Volume 42 - Article 28 | Pages 777–798 Author has provided data and code for replicating results

Are sibling models a suitable tool in analyses of how reproductive factors affect child mortality?

By Øystein Kravdal

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Date received:24 Jan 2020
Date published:05 May 2020
Word count:4353
Keywords:bias, child mortality, reproductive factors, sibling models
DOI:10.4054/DemRes.2020.42.28
Additional files:readme.42-28 (text file, 1022 Byte)
 42-28 additional material (pdf file, 28 kB)
 demographic-research.42-28 (zip file, 5 kB)
 

Abstract

Background: Several studies of how reproductive factors affect child mortality or other child outcomes have been based on sibling comparisons. With such models one controls for unobserved determinants of the outcome that are shared by the siblings and linked to the reproductive process. However, it has been shown mathematically that estimates from sibling models are biased when the outcome for one sibling affects the exposure for another, and this is precisely the situation when the outcome is child mortality and the exposure is aspects of the mother’s reproductive behaviour. The goal of this analysis was to find out, by means of simulation, whether the bias really matters in practice.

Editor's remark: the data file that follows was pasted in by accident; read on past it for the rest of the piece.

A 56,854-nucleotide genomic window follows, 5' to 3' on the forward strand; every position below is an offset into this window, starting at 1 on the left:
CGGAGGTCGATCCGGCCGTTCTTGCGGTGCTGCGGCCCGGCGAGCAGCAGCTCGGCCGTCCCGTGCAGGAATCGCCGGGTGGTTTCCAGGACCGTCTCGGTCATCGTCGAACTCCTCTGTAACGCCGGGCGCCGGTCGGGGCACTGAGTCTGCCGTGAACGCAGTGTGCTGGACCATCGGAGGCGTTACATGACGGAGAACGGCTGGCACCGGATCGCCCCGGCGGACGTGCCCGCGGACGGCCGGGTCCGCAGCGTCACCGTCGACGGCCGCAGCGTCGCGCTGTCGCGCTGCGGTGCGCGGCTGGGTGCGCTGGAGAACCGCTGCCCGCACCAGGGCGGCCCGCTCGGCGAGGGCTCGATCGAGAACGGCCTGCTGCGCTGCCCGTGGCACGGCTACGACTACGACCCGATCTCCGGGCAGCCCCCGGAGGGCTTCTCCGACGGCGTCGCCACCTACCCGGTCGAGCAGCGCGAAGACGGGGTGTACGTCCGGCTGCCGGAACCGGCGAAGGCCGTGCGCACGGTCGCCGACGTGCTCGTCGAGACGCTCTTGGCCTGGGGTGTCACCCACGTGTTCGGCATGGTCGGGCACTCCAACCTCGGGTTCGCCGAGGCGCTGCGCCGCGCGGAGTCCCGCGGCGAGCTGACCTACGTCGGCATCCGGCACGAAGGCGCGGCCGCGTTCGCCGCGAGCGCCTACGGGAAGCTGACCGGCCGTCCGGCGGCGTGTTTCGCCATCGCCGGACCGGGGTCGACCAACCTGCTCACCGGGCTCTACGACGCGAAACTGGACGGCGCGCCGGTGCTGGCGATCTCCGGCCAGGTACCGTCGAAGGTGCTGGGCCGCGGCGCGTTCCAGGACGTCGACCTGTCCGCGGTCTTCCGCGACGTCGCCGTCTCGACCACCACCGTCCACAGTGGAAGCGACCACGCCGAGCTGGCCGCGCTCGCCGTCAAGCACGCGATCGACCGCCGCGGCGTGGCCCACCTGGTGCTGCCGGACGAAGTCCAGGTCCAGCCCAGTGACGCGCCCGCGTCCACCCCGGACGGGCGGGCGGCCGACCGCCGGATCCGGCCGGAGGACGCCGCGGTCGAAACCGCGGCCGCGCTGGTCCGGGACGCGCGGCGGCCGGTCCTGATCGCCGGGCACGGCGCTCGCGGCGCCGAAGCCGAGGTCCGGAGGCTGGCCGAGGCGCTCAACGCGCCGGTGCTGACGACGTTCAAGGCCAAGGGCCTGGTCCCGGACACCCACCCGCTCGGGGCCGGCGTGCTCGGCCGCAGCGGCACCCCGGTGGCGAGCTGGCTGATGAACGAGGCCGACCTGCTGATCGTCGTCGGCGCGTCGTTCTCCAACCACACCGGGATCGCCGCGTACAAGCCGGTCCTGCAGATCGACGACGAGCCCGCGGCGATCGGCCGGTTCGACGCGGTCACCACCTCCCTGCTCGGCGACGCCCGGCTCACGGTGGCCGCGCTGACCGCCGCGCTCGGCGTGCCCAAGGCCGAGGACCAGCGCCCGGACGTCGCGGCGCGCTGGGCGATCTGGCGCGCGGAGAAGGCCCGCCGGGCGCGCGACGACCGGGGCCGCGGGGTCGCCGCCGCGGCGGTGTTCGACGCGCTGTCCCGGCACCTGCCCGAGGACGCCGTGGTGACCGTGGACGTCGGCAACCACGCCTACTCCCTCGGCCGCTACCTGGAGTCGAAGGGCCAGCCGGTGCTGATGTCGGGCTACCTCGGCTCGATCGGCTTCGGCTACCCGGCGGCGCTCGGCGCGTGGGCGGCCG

Results: All simulation experiments showed that, when there was an effect of infant mortality on subsequent fertility, the estimated effect of higher maternal age was considerably more adverse than the true effect, while the effects of higher birth order and very short or very long birth interval were biased in the opposite direction.

Contribution: Although it is possible that the bias is unimportant in other situations than those examined here, a reasonable conclusion is that one should have serious doubts about sibling model estimates of effects of reproductive factors on infant or child mortality. Stated differently, we may know less about these effects than we tend to think and need other alternatives to a ‘naïve’ regression model than the sibling approach. Obviously, there may be problems also when analysing other child outcomes that affect subsequent fertility, through mortality or otherwise.

Author's Affiliation

Øystein Kravdal - Universitetet i Oslo, Norway [Email]

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